HOW HAS THE FINISHING OF COLOR EVOLVED MOST RECENTLY?
SDR grading in Rec. 709 and 2.4 Gamma is still here, still looks great, and will be prominent for a long time. However, I think we're becoming more aware of how exciting grading in HDR is, and how many creative doors it opens. I've noticed a feeling of disappointment when switching from an HDR to an SDR version of a project, and wondered for a second, if I'm accidentally viewing the ungraded raw footage, or if my final SDR grade is actually as flat as it appears to my eyes. There is a dramatic difference between the two formats.
HDR is incredible because you can make the highlights blisteringly hot, saturate a color to nuclear levels, or keep things mundane and save those heavier-handed tools in your pocket for choice moments in the edit where you might want some extra visceral impact.
In one sense, cinematographers don't need to do anything differently. Colorists are able to create high quality SDR and HDR interpretations of the exact same source footage, so long as it was captured in a high bit-depth raw format and exposed well. We're even seeing modern HDR reimaginings of classic films. Movies as varied in subject matter as Saving Private Ryan and the original Blade Runner are coming back to life because the latitude of classic film stocks allows it. However, HDR has the power to greatly exaggerate details that may have otherwise been subtle or invisible in SDR formats, so some extra care should be taken in projects destined for HDR.
Extra contrast and shadow detail mean that noise is far more apparent in HDR projects, so ISO and exposure should be adjusted on set accordingly. Also, the increased highlight range has some interesting consequences in HDR. For example, large blown out highlights, such as overexposed skies, can look particularly bad. HDR can also retain more detail and color in the upper ranges in a way that may not be desirable. An unremarkable, desaturated background in SDR can become a bright, busy, colorful background in HDR. It might prove distracting to the point that the DP may want to increase his or her key lighting on the foreground subjects to refocus our attention on them.
I foresee a more widespread adoption of HDR—in a way that I don't with 3D and VR—because there’s no headset device required to feel and enjoy it. Having some HDR nature footage running on a loop is a great way to sell a TV in Best Buy, to boot. Where the benefits of another recent innovation, 4K, are really only detectable on larger screens, and begin to deteriorate with the slightest bit of compression in the image pipeline, HDR's magic is apparent from the first glance.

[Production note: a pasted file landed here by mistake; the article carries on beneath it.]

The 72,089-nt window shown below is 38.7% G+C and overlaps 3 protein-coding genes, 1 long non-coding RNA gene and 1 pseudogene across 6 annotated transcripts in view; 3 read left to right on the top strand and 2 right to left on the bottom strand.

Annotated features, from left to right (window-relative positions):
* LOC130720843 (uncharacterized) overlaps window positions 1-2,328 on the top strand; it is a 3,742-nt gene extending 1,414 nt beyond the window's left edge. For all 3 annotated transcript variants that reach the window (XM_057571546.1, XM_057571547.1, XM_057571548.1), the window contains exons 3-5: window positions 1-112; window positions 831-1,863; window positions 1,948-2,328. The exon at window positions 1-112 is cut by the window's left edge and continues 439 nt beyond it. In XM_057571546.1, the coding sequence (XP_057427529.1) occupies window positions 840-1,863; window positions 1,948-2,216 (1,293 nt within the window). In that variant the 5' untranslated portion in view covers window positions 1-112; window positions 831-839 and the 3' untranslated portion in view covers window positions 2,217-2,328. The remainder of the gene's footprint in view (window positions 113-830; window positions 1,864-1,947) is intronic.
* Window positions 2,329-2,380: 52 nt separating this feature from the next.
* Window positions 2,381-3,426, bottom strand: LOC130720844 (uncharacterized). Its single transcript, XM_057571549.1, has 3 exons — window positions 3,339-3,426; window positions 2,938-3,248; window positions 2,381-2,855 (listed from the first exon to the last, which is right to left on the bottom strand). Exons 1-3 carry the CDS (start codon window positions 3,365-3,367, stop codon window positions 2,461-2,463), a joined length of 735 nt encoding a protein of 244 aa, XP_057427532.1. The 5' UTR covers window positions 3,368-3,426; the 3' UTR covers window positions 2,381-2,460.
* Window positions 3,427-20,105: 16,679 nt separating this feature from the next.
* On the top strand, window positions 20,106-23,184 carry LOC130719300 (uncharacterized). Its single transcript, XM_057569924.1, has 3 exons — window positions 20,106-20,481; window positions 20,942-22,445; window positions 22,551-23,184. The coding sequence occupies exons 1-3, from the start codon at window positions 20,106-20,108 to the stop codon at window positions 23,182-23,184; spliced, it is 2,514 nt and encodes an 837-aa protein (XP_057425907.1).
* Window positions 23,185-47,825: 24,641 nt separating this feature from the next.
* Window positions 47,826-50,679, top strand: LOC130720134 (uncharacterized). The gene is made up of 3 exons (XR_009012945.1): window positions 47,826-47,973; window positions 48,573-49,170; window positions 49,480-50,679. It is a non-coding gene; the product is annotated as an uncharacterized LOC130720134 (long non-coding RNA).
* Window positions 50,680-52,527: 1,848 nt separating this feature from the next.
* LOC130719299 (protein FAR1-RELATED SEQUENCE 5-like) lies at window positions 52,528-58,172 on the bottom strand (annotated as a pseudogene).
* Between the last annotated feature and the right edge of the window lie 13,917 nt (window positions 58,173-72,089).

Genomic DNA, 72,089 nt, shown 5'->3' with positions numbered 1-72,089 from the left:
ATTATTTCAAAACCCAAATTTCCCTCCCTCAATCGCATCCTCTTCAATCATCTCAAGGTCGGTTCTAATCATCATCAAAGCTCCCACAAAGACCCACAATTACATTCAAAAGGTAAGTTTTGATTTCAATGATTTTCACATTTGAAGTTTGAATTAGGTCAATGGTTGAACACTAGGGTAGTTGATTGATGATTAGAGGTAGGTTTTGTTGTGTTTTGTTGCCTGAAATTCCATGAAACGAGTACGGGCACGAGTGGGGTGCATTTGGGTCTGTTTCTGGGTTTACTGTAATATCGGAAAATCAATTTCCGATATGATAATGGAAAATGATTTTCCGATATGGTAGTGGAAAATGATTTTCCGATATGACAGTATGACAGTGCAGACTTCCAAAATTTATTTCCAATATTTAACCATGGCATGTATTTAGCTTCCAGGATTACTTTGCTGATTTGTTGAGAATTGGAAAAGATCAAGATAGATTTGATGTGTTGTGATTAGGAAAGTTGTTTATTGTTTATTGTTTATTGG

I think we'll first start to see HDR and SDR orders on everything, then a gradual phasing out of the SDR deliverables as the technology becomes more ubiquitous, just like we saw with the Standard Definition transition to HD.
For the long-range, I wouldn't be surprised to see a phasing out of projectors as LED walls become more common for theater exhibitions due to their deeper black levels. This would effectively blur the line between technologies available for theater and home, for good.
A lack of a clear standard makes workflow decisions a little tricky, at the moment. One glaring issue is that consumer HDR displays don't replicate the maximum brightness of professional monitors, so there is a question of mastering one's work for the present, or for the near future when that higher capability will be more widely available. And where does this evolution stop? 4,000 nits? 10,000 nits?
Maybe a more pertinent creative challenge in the crossover period is which version to grade first, SDR or HDR, and how to produce the other version. There are a couple of ways to go about it, from using LUTs, to initiating the conversion all the way back at the source and starting fresh in the new format.
WHAT'S THE BEST PIECE OF WORK THAT YOU'VE SEEN THAT YOU DIDN'T WORK ON?
Chef's Table on Netflix was one of the first things I saw in HDR, I still think it looks great!